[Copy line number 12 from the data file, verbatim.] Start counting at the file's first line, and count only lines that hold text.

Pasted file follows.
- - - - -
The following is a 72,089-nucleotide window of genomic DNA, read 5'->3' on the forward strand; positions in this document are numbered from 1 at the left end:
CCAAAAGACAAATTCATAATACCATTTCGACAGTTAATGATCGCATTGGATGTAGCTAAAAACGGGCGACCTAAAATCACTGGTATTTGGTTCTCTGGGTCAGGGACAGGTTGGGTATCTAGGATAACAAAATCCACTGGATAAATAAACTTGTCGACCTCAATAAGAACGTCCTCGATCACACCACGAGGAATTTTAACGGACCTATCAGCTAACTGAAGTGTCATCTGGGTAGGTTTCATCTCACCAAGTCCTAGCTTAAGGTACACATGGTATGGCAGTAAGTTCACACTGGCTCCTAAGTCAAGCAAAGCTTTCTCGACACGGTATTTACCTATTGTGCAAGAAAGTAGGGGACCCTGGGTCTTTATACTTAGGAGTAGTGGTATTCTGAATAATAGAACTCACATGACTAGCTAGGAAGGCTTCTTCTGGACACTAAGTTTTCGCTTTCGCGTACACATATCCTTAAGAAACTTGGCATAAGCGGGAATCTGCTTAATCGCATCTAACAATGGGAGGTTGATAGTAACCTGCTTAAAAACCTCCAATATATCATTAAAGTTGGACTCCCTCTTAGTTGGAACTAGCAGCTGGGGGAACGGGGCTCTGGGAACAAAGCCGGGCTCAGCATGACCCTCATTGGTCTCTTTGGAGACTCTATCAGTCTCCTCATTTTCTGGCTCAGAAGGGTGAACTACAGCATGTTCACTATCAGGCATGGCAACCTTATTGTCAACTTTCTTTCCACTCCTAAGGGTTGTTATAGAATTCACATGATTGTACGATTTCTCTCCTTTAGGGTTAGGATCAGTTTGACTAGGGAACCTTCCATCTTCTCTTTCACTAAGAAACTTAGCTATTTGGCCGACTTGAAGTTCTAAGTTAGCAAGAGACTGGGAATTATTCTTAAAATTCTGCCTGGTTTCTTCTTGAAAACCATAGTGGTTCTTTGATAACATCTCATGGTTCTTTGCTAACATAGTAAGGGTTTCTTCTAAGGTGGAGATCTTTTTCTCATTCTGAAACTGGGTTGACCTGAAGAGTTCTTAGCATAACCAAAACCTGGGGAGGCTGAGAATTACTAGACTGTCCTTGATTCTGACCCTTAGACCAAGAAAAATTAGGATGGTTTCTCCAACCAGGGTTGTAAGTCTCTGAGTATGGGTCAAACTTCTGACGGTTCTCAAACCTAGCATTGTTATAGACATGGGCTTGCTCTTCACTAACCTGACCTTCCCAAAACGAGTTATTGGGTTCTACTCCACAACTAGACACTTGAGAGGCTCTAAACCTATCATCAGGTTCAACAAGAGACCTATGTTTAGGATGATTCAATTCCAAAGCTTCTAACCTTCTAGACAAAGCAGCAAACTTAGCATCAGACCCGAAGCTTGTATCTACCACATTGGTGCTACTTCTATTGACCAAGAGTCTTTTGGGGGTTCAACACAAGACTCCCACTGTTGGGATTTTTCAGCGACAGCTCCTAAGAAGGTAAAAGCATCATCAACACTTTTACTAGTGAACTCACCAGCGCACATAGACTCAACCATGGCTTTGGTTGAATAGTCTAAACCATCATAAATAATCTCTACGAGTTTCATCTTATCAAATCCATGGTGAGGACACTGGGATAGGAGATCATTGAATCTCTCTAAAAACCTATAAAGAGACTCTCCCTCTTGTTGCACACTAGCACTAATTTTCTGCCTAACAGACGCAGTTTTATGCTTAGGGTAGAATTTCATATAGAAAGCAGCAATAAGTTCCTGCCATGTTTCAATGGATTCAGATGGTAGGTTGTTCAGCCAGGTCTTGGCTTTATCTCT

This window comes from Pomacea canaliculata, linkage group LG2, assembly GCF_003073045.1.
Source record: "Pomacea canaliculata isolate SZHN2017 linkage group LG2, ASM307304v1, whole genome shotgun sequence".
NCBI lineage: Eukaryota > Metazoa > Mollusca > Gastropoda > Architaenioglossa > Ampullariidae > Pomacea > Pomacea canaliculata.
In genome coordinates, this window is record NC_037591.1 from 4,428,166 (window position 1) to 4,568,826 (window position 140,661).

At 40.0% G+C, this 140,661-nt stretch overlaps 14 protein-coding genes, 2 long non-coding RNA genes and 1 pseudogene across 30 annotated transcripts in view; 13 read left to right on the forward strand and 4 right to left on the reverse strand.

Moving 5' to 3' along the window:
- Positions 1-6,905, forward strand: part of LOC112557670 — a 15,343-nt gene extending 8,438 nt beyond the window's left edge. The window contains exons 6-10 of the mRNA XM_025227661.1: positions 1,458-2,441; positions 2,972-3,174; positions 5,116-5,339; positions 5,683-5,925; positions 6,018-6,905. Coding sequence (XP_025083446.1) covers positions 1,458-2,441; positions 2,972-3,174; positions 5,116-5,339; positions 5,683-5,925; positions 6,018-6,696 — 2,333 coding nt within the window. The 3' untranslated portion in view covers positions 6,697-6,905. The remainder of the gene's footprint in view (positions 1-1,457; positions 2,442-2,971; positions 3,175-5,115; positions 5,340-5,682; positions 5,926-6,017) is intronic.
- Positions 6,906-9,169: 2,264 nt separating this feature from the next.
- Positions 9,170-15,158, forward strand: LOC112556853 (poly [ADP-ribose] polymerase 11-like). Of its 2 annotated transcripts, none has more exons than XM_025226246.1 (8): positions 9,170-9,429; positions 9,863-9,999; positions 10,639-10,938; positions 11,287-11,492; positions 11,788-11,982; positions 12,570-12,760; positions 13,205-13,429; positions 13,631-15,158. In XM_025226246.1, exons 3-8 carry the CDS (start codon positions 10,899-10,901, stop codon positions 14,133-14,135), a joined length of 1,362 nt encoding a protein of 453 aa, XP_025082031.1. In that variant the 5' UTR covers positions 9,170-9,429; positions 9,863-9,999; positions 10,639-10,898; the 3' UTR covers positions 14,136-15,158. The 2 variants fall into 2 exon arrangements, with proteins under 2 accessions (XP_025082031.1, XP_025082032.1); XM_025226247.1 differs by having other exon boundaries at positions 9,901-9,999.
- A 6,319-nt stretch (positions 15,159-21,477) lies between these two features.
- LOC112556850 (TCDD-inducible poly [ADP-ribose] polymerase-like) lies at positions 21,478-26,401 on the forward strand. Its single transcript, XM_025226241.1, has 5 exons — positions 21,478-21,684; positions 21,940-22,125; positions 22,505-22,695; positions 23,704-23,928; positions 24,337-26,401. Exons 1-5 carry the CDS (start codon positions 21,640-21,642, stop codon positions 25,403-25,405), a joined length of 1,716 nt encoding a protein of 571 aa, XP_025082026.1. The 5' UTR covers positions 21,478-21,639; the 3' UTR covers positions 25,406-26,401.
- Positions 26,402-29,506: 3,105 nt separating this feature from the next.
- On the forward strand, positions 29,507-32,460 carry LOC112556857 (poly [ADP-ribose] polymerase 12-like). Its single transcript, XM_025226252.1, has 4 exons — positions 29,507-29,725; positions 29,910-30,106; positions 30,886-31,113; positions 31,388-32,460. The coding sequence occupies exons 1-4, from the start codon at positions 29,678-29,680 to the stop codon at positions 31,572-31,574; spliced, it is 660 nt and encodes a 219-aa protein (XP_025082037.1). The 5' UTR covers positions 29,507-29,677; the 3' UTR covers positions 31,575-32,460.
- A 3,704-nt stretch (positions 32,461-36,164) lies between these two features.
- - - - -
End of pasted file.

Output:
- A 6,319-nt stretch (positions 15,159-21,477) lies between these two features.